By Kevan Goff-Parker
Copyright © 2019 The Oklahoman
Greater Oklahoma City Chamber Manager of Innovation and Entrepreneurship Evan Fay said he believes some people may be caught off-guard by Oklahoma’s growing bioscience prowess.
He made his remarks during the final hours Thursday of the Bio International Conference in Philadelphia as the state’s more than 40 OKBio delegates, which included researchers, foundation and university representatives and bioscience and investment companies, continued to meet in face-to-face meetings with representatives from around the world.
“We’re creating clusters around companies like bioscience, aerospace and defense, energy, and we have a really robust economy,” Fay said. “There’s a lot more activity, whether it’s venture capital investments, accelerator and incubator programs or things that make it easier for entrepreneurs to grow. … It catches a lot of people who aren’t familiar with Oklahoma off-guard that there’s so much activity happening here.”
The chamber and OKBio delegates are working together to change any misconceptions by those unfamiliar with Oklahoma’s growing economic diversity and progress. He said bioscience is another growing economic segment that demonstrates the state employs much more than just blue-collar workers or is focused strictly on gas and oil production.
He said the $665 million acquisition of Oklahoma City-based Selexys Pharmaceuticals Corp., by Novartis AG in 2016, is a good example of how a privately held biopharmaceutical company can demand global attention for its research and design capabilities.
“Oklahomans tend to roll up their sleeves, and they want to help each other. And not by operating in a silo,” Fay said. “It’s a good sharing economy here, and a lot of the work done is behind the scenes in partnership with others, realizing that you can’t do it alone.
“So we really like to take on that mindset as economic developers in looping together all the right partners, whether that’s i2E, the Oklahoma Center for the Advancement of Science and Technology (OCAST) or the universities.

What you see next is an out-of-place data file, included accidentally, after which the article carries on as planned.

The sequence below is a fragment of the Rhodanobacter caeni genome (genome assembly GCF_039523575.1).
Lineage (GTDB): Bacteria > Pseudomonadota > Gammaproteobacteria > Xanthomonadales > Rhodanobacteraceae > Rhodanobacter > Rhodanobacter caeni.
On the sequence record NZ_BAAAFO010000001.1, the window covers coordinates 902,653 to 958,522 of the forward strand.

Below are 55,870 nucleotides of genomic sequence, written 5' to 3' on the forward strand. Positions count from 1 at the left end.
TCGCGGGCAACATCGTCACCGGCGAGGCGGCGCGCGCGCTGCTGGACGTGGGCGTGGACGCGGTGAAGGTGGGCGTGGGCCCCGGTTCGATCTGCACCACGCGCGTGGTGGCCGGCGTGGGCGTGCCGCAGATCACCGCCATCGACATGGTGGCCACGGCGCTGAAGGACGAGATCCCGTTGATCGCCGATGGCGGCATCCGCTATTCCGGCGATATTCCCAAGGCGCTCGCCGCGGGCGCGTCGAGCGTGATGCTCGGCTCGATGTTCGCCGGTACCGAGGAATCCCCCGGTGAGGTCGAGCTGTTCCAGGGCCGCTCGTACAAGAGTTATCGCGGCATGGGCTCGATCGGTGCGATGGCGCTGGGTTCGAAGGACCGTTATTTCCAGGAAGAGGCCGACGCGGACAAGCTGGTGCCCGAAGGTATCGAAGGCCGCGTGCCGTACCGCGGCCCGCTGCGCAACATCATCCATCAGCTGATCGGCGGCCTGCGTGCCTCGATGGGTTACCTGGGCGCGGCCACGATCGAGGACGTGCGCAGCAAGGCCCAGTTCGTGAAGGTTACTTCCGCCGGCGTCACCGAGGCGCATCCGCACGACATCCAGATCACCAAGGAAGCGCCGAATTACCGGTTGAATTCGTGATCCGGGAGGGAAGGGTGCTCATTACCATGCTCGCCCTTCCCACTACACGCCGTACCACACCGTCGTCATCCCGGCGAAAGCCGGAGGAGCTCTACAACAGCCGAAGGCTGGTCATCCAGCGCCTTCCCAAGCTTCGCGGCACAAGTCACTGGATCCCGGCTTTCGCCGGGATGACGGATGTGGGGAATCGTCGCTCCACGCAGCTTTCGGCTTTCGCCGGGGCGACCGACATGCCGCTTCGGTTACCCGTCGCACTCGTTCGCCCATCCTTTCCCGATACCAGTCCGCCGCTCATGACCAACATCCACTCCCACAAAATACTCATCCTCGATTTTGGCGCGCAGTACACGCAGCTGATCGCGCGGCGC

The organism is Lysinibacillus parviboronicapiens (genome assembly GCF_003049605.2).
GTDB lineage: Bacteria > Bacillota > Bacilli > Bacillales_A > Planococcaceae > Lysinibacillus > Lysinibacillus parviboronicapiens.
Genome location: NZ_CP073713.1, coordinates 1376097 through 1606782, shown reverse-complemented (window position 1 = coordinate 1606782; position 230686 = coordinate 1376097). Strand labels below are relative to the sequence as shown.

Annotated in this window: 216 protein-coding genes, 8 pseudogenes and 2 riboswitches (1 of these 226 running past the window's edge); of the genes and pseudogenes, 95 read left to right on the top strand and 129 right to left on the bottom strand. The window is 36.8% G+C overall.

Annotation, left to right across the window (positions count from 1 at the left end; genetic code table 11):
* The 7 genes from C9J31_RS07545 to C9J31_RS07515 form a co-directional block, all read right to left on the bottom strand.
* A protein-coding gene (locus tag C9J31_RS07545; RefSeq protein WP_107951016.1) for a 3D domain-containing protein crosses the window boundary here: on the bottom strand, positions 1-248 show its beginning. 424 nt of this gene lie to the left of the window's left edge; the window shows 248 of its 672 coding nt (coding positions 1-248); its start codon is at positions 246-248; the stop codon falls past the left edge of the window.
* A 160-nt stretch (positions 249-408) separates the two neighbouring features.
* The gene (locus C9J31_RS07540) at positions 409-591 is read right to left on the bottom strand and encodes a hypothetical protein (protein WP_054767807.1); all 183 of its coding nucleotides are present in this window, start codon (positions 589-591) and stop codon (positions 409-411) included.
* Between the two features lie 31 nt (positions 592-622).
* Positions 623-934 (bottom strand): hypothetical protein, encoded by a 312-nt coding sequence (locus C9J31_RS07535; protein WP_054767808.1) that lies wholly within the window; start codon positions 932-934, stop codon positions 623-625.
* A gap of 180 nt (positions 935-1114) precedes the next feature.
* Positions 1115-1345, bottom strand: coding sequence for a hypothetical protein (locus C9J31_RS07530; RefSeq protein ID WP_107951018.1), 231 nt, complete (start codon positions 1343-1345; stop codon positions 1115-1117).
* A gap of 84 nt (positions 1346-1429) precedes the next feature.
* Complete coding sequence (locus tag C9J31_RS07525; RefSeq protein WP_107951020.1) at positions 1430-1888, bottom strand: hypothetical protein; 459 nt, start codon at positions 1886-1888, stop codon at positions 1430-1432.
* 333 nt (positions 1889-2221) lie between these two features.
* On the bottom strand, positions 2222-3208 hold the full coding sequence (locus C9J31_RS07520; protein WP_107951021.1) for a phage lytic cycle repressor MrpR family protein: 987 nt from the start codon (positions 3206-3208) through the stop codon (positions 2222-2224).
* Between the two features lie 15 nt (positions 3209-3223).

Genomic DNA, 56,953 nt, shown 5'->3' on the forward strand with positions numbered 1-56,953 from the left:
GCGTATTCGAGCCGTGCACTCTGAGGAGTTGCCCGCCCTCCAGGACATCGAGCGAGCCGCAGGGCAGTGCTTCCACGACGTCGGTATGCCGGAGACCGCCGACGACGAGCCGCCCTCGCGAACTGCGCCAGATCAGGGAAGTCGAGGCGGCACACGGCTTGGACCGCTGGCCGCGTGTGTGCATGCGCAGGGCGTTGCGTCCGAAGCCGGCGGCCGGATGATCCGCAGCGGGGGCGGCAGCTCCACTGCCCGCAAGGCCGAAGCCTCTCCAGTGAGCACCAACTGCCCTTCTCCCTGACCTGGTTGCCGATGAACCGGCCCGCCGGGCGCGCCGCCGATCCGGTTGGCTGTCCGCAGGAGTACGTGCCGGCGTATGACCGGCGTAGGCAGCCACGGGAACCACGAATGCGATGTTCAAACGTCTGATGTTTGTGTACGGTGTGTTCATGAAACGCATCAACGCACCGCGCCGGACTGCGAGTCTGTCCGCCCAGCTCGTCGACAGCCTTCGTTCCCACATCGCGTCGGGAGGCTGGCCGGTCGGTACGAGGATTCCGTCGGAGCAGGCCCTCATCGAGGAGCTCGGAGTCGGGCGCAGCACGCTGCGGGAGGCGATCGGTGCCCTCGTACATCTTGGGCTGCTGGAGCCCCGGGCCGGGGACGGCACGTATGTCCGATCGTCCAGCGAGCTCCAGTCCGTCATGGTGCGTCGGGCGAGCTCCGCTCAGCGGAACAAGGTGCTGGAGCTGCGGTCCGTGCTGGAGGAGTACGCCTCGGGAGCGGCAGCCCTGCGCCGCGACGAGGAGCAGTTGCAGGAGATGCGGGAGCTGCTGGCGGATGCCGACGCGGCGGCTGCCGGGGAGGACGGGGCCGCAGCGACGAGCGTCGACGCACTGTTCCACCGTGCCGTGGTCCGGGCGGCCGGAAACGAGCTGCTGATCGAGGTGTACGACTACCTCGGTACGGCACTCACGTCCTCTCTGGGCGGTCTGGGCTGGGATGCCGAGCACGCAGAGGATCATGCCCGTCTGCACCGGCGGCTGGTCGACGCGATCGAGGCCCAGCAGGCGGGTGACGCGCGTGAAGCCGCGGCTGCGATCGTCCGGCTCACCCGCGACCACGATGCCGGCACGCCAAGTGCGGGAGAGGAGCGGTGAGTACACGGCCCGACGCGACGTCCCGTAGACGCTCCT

“Everyone has a role in lifting up the bioscience community, whether it is on the education side, workforce-development side or mentorship.”
Mohan Purushothaman, Ph.D., president and CEO of Progentec Diagnostics Inc., has been working in the pharmaceutical business for many years and said he appreciates his company’s partnerships with Oklahoma-based researchers, bioscience professionals and foundations.
“The company is focused on Lupus. … We license the technology from the Oklahoma Medical Research Foundation, and we’ve been working with OMRF very closely to create something that can really be taken out to the market and provide value to a lot of patients,” Purushothaman said. “We’ve made some tremendous progress and believe we have a very unique (diagnostic testing) solution that can bring some significant value.
“It’s been great so far and we look forward to some exciting solutions to come out of our company.”
Lonnie Barish is the vice president of Business Development and Marketing for Cytovance Biologics, an Oklahoma-based contract biopharmacological manufacturing company that was originally founded to treat Pompe disease, a rare neuromuscular disorder.
“The company has been intimately involved since its early days in drug research and drug development,” Barish said. “We’ve grown quite substantially within the last couple of years supporting all sorts of research on the biologics side. This trade show has turned out to be quite successful for us. … It is still so much better to do business face-to-face and to meet the people you are working with and further those relationships as well.”
He said Cytovance Biologics is growing at about a “40% clip year after year” and is expanding its employee base, while looking into possibly expanding into gene therapy treatment areas with potential new services by this fall.